|Rediff India Abroad Home | All the sections|
Bengaluru: Terror suspect techie undergoes narco test
Vicky Nanjappa in Bengaluru | February 29, 2008 23:43 IST
Last Updated: February 29, 2008 23:47 IST
Yahya Khan, president of the Karnataka unit of the banned outfit Student's Islamic Movement of India, was subjected to a narco-analysis test at Bengaluru on Friday. During the test, he was asked several questions about the terror networks operating in Karnataka.
Yahya Khan was arrested about a week ago in Bengaluru. The police received information about Khan during the interrogation of Nasir, another person arrested for his alleged role in the Karnataka terror plot.
Investigating agencies in Bengaluru did not share much information regarding the results of the test and the information that Khan revealed. However, they said that they have received vital information regarding the terror plot in Karnataka and would investigate it further.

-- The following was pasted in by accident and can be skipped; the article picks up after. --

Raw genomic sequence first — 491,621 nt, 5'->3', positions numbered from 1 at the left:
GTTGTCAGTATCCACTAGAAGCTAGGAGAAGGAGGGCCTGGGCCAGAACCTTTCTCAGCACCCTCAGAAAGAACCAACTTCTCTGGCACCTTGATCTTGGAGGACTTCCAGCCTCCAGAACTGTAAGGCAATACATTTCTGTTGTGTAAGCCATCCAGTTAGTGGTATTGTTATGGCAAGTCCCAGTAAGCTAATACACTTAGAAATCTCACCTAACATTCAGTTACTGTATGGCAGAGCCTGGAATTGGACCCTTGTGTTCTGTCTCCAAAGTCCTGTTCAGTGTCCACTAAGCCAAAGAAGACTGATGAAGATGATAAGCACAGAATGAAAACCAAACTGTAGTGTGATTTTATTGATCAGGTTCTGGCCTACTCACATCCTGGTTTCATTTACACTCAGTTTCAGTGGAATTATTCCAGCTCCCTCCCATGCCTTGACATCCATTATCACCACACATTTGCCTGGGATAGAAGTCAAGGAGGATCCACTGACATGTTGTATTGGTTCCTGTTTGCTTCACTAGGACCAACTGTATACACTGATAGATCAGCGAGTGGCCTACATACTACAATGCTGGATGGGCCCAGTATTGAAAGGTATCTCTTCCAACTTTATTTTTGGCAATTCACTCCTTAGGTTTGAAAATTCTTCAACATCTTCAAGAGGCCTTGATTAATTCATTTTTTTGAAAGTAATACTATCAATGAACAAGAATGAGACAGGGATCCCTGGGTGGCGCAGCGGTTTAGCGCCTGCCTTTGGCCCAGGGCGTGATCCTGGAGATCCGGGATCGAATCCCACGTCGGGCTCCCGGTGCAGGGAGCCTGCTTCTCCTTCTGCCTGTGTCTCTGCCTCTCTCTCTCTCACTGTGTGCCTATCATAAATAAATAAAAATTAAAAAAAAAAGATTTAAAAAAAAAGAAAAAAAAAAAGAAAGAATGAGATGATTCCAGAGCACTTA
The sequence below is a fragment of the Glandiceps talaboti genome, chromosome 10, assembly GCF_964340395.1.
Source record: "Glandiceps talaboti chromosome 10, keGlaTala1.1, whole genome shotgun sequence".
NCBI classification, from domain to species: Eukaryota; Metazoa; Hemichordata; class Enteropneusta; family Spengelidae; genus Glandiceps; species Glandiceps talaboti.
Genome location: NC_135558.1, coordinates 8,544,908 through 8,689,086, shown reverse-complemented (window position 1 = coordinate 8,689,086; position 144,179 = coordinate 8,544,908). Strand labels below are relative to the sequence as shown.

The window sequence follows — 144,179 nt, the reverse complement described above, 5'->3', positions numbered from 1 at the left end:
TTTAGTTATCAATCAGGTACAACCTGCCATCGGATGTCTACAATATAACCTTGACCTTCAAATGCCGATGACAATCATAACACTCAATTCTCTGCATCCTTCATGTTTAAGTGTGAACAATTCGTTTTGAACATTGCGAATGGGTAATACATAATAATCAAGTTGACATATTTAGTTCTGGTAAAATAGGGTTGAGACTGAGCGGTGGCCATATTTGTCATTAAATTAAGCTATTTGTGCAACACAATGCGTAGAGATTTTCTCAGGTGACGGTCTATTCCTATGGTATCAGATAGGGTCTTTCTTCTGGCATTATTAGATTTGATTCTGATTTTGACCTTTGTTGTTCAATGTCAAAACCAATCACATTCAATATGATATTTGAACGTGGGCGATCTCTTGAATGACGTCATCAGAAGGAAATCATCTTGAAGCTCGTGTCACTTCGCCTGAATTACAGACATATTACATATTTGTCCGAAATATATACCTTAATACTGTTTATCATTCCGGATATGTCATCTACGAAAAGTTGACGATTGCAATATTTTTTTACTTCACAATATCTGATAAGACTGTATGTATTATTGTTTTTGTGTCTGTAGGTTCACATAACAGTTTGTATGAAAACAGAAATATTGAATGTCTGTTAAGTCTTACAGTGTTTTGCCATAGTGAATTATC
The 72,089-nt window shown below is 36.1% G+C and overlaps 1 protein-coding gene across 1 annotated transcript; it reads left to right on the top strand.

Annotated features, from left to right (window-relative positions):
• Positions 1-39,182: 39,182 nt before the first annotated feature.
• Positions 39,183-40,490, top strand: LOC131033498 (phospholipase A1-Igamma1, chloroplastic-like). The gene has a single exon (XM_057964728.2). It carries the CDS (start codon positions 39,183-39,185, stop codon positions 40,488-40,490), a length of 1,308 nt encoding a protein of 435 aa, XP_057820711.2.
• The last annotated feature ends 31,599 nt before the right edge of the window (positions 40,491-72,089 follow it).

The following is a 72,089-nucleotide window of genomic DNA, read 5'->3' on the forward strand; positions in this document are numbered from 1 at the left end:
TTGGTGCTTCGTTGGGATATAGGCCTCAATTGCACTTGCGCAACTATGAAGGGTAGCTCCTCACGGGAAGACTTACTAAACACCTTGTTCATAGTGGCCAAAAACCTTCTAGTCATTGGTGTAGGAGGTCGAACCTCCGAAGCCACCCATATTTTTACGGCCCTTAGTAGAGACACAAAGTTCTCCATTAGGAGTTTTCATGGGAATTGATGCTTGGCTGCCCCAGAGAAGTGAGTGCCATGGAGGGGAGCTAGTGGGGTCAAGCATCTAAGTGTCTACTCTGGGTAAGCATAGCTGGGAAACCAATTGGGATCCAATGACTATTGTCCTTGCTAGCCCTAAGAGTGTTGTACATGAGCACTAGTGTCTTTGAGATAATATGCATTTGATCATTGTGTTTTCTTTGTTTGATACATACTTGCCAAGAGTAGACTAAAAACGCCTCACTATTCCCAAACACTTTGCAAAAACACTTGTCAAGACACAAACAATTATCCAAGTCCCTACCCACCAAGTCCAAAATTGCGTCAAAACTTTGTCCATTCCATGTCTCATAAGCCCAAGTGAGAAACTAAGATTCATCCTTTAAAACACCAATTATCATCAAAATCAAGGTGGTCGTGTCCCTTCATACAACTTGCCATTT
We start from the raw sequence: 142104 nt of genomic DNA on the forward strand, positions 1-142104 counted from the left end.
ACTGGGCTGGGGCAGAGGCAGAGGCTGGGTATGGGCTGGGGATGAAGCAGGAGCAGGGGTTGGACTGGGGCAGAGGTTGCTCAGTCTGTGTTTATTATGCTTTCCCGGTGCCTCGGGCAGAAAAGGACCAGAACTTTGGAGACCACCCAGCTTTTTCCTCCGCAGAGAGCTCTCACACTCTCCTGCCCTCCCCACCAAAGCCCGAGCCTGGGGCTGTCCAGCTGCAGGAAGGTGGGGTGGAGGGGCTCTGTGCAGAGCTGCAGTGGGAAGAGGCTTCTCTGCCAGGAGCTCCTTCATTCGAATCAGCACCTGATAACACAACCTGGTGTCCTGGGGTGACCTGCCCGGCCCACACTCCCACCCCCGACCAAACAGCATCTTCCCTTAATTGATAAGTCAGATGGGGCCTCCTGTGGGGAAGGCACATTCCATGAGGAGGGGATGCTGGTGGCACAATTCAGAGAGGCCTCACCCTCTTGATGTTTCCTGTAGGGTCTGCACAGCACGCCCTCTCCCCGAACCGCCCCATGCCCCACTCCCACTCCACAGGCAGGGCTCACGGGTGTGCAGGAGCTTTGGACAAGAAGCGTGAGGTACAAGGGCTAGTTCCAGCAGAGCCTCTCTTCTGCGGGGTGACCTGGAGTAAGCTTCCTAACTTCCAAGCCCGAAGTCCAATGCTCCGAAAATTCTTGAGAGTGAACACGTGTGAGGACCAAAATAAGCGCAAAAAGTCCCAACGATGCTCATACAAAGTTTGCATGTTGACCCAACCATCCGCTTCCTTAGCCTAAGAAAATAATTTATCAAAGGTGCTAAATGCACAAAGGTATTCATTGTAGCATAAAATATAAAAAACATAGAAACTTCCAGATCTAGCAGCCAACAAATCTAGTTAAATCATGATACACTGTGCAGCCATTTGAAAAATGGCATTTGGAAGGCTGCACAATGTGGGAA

Khan, a software engineer hailing from Kerala [Images], is believed to have recruited several youths, from both Karnataka and Kerala, to carry out terror strikes.
Khan also planned to finance several radical groups through his own IT firm. The police have also not ruled out the possibility of him planning to launching a cyber war.
The police have already conducted a narco analysis test on Riazuddin Nasir, Asadulla and Mohammad Asif [Images], the three people picked up in connection with the same plot. Interrogations revealed that all of them had plans of conducting terror strikes in Karnataka.
The police have also received information that Khan and several other SIMI supporters from across the country had held a meeting at Hubli in northern Karnataka.
During the meeting, Khan and the others decided that they would make the government 'repent for its actions against Muslims'. They felt that the government was discriminating against Muslim youths and hence they needed to strike back.
They also decided to strengthen the SIMI movement in Karnataka and Kerala. It was also decided that SIMI would provide logistical support to various terror outfits, specially the Lashkar-e-Toiba.